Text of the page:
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Flashcards in structure Deck (34):
1

sensory neurons

none

2

motor neurons

none

3

interneurons

Interposed between sensory and motor neurons

4

glial cells

none

5

neurons

Neurons have an architecture that consists of a cell body
and two sets of additional compartments called
‘processes’ -- axons and dendrites (also synaptic terminals at the end of axons). Neurons are organised into complex chains
and networks that are the pathways through which
information in the nervous system is transmitted.

6

cerebellum

Arising from the roof of the hind-brain

7

hind-brain

an
extension of the spinal cord. It contains networks of
neurons that constitute centres for the control of vital
functions such as breathing and blood pressure. Within
these are networks of neurons whose activity controls these
functions.

8

mid-brain

contains groups of neurons, each of which seem
to use predominantly a particular type of chemical
messenger, but all of which project up to cerebral
hemispheres.

9

cerebral cortex

Packed into the limited space of the skull, the cerebral cortex
is thrown into folds that weave in and out to enable a much
larger surface area for the sheet of neurons than would
otherwise be possible. The cortical tissue is divided into a large number of discrete
areas, each distinguishable in terms of its layers and
connections.

10

corpus callosum

the two
halves of the brain do not work in isolation - for the left and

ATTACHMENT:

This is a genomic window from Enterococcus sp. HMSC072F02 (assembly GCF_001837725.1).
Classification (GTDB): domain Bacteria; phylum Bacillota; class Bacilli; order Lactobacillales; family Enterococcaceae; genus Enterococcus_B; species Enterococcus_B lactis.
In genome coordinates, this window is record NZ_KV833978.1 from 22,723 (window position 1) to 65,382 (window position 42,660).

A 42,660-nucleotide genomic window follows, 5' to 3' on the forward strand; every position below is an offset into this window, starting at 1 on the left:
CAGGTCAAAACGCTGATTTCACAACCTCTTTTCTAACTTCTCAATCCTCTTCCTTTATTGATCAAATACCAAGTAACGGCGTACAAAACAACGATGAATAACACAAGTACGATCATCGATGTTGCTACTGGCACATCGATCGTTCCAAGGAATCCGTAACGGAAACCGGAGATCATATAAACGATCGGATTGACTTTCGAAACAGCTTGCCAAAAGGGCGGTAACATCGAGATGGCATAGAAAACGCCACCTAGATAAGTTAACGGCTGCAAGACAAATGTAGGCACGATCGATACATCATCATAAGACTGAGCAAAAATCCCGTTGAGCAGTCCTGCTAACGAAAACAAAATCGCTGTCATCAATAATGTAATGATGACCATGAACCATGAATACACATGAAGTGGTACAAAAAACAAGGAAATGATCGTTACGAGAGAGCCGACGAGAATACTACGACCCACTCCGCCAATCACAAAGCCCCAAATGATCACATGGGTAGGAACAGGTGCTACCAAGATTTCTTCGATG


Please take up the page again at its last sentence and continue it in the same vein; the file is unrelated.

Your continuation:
right cerebral cortex are connected by a large fibre tract
called the corpus callosum.

11

neurons: internal structure

Like any structure, it has to hold together. The outer
membranes of neurons, made of fatty substances, are
draped around a cytoskeleton that is built up of rods of
tubular and filamentous proteins that extend out into
dendrites and axons alike. The structure is a bit like a canvas
stretched over the tubular skeleton of a frame tent.

12

dendritic spines

Tiny
protuberances that stick out from the dendrites

13

myelin sheath

In many axons, action-potentials move along reasonably well,
but not very fast. In others, action potentials really do skip
along the nerve. This happens because long stretches of the
axon are wrapped around with a fatty, insulating blanket,
made out of the stretched out glial cell membranes, called a
myelin sheath.

14

synaptic vesicles

Neurotransmitters are stored in tiny spherical bags called
synaptic vesicles in the endings of axons. There are vesicles
for storage and vesicles closer to nerve endings that are
ready to be released.

15

metabotropic receptors

a set of proteins in the membranes of neurons. usually found in complex
particles linking the outside of the cell to enzymes inside the
cell that affect cell metabolism.

16

receptive field

- An important concept about somatosensory receptors is
that of the receptive field. This is the area of skin over which
each individual receptor responds.
- vision: the region of retina over which the cell
will respond to the prefered kind of image

17

sensory homunculus

The input from the body is systematically “mapped” across
the somatosensory cortex to form a representation of the
body surface. in the somatosensory cortex, the packing density of neurons is uniform. Consequently, the ‘map’ of the body
surface in the cortex is very distorted. a sensory homunculus is the pictorial representation of this.

18

structure of the two types of fiberss that transmit pain messages

A-delta and C fibers: both enter the spinal cord, where they synapse with a series of
neurons that project up to the cerebral cortex. They do so
through parallel ascending pathways, one dealing with the
localisation of pain (similar to the pathway for touch), the
other responsible for the emotional aspect of pain.